The death of Supreme Court Justice Ruth Bader Ginsburg on 18 September means the political balance of the court is likely to swing right. Justice Ginsburg was a pioneering lawyer and judge who was at the forefront of battles for gender equality and women's rights.
Ruth Bader Ginsburg was one of three women out of nine Justices in the Supreme Court. When she was nominated by President Bill Clinton in June 1993, she was only the second female Supreme Court Justice. At 87, she was also the oldest current Justice. The Supreme Court currently leans towards the right, with a majority of sitting justices nominated by Republican presidents. Ms Ginsburg was seen as a rampart against politically conservative judgements. She had carried on well beyond the average retirement age for the court, 80, despite health problems including the cancer she ultimately died of.
"RBG" had become a popular cultural icon in recent years, featuring in a documentary and a biopic written by her nephew, On the Basis of Sex. It told the story of a young law student who faced gender discrimination. At Harvard Law School in 1956, she was one of nine women in a class of hundreds. One of her professors even shamed her for taking up a spot at Harvard Law School that could have been filled by a man. But her experience didn't derail her; it only made her more determined to succeed. The film focuses on a landmark case that made her name, and changed the U.S. legal landscape.
Like Al Capone eventually being arrested for not paying his taxes rather than his mafia activity, Ginsburg's genius was to tackle the topic of gender equality from an odd angle, and in a case that initially appeared rather innocuous. She agreed to defend a man who had been charged with tax fraud. He was a single man and had looked after for his sick mother until her death. He hired a nurse to allow him to go to work, but when he tried to put her wages against tax he was accused of fraud. The tax law on caregivers only applied to women. Ginsburg and her tax-lawyer husband realised that if they could get a judgement that gender discrimination is unconstitutional in a case about a man, it would open the doors to strike down the almost 200 laws that were discriminatory to women. And it worked.
A Swing to the Right
The Supreme Court is part of the "checks and balances" system put in place in the Constitution to separate powers within the political system and avoid any one of the three pillars dominating.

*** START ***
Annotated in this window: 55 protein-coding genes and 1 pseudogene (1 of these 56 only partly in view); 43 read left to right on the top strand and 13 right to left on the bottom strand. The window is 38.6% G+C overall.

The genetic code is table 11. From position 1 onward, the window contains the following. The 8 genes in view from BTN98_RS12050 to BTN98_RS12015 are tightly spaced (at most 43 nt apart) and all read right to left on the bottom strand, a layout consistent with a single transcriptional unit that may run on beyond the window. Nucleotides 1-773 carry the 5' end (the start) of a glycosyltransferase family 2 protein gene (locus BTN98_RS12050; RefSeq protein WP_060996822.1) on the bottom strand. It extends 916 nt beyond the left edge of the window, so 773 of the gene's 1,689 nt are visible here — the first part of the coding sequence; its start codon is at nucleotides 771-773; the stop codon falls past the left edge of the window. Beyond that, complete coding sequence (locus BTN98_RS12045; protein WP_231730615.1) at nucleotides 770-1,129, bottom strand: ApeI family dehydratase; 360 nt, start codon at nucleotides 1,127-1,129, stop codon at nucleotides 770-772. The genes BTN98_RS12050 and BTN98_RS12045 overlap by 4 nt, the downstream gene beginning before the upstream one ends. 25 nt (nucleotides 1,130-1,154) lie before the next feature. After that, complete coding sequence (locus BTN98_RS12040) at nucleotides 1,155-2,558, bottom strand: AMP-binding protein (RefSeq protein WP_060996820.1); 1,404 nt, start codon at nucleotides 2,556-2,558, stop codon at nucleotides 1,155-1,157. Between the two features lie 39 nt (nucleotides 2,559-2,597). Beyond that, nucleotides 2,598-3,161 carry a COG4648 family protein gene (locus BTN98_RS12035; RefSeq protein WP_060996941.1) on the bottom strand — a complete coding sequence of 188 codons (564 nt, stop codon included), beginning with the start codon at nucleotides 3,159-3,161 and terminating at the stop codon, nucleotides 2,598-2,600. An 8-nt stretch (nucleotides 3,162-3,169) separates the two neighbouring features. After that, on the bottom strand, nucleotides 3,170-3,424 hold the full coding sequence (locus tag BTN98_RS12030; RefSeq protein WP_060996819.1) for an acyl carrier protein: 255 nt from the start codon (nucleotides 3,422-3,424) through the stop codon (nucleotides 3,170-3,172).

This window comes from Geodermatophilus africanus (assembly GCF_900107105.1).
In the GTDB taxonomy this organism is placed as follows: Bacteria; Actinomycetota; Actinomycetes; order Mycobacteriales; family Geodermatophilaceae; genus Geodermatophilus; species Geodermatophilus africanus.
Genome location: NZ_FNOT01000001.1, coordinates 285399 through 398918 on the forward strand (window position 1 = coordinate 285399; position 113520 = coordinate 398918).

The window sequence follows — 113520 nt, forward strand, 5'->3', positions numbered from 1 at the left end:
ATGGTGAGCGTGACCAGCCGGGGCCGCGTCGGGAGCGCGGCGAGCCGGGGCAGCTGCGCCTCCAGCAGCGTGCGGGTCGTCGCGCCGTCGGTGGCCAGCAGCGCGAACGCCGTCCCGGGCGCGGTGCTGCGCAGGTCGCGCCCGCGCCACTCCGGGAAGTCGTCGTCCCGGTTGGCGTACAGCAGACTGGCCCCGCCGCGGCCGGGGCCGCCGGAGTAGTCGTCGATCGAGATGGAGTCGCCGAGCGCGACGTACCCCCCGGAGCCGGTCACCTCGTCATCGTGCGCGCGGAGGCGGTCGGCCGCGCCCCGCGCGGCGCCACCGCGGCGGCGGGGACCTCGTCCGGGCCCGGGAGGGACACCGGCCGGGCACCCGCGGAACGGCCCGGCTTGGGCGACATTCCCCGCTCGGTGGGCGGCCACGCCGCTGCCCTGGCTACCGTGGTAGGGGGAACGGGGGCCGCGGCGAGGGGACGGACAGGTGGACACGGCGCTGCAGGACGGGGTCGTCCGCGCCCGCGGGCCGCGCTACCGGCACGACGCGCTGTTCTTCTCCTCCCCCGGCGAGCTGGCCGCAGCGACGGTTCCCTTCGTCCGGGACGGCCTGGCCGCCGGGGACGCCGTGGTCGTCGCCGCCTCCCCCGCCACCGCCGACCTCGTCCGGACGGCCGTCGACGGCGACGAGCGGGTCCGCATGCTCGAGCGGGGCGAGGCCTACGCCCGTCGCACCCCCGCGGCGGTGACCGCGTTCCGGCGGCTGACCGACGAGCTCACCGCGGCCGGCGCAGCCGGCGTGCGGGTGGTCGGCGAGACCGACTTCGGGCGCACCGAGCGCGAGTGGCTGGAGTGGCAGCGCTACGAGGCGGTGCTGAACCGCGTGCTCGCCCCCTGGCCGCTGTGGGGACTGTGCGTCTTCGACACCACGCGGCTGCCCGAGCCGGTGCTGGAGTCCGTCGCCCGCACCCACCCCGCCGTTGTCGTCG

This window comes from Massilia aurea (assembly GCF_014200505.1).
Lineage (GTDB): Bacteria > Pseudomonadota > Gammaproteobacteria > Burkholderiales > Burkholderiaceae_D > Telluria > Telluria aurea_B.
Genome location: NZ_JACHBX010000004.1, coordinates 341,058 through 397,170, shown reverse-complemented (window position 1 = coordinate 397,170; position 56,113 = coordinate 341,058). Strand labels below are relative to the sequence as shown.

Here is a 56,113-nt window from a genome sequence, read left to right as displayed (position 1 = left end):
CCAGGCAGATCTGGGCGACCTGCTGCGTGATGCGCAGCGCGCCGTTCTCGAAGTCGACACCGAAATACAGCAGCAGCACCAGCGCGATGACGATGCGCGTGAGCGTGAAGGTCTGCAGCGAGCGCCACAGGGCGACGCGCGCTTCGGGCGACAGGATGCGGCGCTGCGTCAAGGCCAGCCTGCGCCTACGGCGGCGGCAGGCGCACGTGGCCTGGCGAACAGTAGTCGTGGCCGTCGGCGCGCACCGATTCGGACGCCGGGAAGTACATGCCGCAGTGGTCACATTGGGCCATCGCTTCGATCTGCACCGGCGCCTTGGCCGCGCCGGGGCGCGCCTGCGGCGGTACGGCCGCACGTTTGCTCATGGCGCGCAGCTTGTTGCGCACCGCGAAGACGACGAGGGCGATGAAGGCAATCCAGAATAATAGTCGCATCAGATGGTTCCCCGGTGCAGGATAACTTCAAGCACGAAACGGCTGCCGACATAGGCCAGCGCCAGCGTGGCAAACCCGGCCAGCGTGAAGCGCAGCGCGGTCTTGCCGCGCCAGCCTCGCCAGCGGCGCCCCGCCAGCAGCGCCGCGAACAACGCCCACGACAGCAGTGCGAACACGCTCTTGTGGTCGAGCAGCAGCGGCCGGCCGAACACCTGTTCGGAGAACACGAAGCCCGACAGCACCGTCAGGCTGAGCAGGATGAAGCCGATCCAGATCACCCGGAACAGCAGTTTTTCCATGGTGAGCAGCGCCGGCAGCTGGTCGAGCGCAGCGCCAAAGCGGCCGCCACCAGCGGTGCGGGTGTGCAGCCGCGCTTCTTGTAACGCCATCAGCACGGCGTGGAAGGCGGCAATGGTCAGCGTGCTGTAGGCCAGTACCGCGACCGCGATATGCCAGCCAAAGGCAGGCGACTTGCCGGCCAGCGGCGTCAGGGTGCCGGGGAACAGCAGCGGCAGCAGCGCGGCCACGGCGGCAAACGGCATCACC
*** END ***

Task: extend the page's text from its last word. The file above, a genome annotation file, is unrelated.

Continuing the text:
However, since Supreme Court Justices are nominated by the President and confirmed by Congress, the make-up of the court is inherently political. Republican presidents tend to nominate socially conservative judges, and Democrats favour more progressive ones. The Court was already leaning right with five Republican nominated Justices out of nine (including two nominated by President Trump). RBG's death could mean that the balance swings to 6 to 3.
The Constitution doesn't lay down a timetable or detailed rules about the nomination of judges. When conservative Justice Antonin Scalia died in February 2016, President Barack Obama wanted to name a new Justice before the November presidential election. The Republican majority leader of the Senate, Mitch McConnell, refused to hold confirmation hearings, arguing, “The American people should have a voice in the selection of their next Supreme Court Justice. Therefore, this vacancy should not be filled until we have a new president.” His action was successful, and Justice Scalia was eventually replaced by Trump pick Neil Gorsuch.
The situation in 2016 was a Democratic president facing a Republican majority in both houses of Congress. And an election seven months away. The situation after Ginsburg's death is Republican president, a Democratic majority in the lower house and a Republican majority in the Senate.
The same Republican majority leader, Mitch McConnell, wants to confirm a new Justice before election day, saying the Senate would be within its rights to act because it is Republican-controlled, and Mr Trump is a Republican president.
Mr Trump announced on Sunday that he would nominate a woman Justice to replace Ms Ginsburg.
The Democrats are calling for any nomination to be delayed until after a new President is elected, echoing RBG's own wishes on her deathbed,. NPR reported that Ms Ginsburg wrote to her granddaughter, "My most fervent wish is that I will not be replaced until a new president is installed."
Campaigners are worried that if another conservative is nominated the Court could overturn decisions on gender equality and reproductive rights. the 1972 Roe v. Wade ruling that guaranteed abortion rights has been under attack in lower courts and state legislatures throughout Mr Trump's presidency. Right to life versus right to choice was already a major campaign issue, with Mr Trump firmly in the former camp and Joe Biden in the latter.
> Teaching with Film: Ruth Bader Ginsburg